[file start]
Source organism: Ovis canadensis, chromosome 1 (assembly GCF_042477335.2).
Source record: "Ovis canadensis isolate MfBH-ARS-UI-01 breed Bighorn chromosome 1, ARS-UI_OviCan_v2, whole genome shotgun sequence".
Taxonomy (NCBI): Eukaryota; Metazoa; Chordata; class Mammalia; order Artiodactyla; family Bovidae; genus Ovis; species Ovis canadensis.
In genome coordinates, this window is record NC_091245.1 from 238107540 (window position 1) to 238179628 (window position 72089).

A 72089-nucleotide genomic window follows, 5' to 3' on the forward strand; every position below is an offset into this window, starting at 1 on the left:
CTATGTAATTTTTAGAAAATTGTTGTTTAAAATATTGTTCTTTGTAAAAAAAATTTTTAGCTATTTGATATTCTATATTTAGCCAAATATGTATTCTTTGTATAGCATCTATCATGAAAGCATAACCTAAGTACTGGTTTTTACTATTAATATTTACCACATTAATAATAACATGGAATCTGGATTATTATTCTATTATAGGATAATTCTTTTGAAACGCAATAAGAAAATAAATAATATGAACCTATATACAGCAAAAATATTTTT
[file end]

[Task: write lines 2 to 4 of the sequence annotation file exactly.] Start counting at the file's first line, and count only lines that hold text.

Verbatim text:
Source record: "Ovis canadensis isolate MfBH-ARS-UI-01 breed Bighorn chromosome 1, ARS-UI_OviCan_v2, whole genome shotgun sequence".
Taxonomy (NCBI): Eukaryota; Metazoa; Chordata; class Mammalia; order Artiodactyla; family Bovidae; genus Ovis; species Ovis canadensis.
In genome coordinates, this window is record NC_091245.1 from 238107540 (window position 1) to 238179628 (window position 72089).